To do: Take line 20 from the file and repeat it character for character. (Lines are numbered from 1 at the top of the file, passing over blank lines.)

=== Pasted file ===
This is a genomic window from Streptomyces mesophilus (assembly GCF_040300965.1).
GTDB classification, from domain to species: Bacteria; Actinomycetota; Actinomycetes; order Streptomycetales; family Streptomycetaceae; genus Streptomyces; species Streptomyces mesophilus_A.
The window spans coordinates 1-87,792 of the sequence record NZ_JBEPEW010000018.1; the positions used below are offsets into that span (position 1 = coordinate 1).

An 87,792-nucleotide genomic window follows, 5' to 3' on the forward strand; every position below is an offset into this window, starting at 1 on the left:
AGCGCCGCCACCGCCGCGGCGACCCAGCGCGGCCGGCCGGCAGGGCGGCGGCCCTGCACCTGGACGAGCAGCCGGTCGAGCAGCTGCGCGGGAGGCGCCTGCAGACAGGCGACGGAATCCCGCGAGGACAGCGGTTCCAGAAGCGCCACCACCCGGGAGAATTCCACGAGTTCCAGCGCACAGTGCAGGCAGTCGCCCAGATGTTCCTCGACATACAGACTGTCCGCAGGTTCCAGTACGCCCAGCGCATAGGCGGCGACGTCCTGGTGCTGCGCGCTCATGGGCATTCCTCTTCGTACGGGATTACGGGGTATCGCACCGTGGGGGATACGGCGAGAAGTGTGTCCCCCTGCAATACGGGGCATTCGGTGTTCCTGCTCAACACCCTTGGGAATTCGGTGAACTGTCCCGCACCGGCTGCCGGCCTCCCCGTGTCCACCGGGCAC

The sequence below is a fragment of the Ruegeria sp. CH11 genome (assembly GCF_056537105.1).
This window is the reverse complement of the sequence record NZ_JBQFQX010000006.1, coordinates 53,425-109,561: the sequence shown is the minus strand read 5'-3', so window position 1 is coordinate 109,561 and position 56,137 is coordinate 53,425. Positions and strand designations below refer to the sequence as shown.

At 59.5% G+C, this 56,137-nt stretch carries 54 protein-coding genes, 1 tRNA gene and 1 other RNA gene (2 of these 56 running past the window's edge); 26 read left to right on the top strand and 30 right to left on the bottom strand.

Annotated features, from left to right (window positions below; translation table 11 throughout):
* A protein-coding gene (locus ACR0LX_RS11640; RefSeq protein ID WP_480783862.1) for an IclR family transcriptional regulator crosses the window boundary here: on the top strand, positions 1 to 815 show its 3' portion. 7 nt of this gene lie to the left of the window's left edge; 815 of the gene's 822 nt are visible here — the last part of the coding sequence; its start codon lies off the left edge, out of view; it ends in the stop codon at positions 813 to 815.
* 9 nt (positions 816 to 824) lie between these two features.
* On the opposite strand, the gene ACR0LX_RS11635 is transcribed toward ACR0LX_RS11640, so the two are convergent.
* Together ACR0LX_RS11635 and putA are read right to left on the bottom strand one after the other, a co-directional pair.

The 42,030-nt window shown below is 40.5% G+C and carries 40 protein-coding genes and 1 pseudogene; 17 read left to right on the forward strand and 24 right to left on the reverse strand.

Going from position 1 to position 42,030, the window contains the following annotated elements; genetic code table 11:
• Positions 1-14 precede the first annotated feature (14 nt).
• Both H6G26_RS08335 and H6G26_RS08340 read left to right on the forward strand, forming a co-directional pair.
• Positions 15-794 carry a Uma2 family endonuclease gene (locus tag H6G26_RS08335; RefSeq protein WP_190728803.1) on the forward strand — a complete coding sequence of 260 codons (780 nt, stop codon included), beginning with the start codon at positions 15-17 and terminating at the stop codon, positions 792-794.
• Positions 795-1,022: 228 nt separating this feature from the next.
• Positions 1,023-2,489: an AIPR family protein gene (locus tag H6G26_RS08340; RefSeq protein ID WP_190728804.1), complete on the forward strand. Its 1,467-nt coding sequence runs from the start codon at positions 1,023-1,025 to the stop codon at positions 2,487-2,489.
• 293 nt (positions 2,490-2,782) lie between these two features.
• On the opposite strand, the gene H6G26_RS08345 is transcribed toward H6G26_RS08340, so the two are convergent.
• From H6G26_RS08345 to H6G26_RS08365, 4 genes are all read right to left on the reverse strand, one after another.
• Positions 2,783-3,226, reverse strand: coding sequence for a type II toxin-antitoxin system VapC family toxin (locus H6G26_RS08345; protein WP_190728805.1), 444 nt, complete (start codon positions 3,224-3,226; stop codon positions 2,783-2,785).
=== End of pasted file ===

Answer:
• Positions 1,023-2,489: an AIPR family protein gene (locus tag H6G26_RS08340; RefSeq protein ID WP_190728804.1), complete on the forward strand. Its 1,467-nt coding sequence runs from the start codon at positions 1,023-1,025 to the stop codon at positions 2,487-2,489.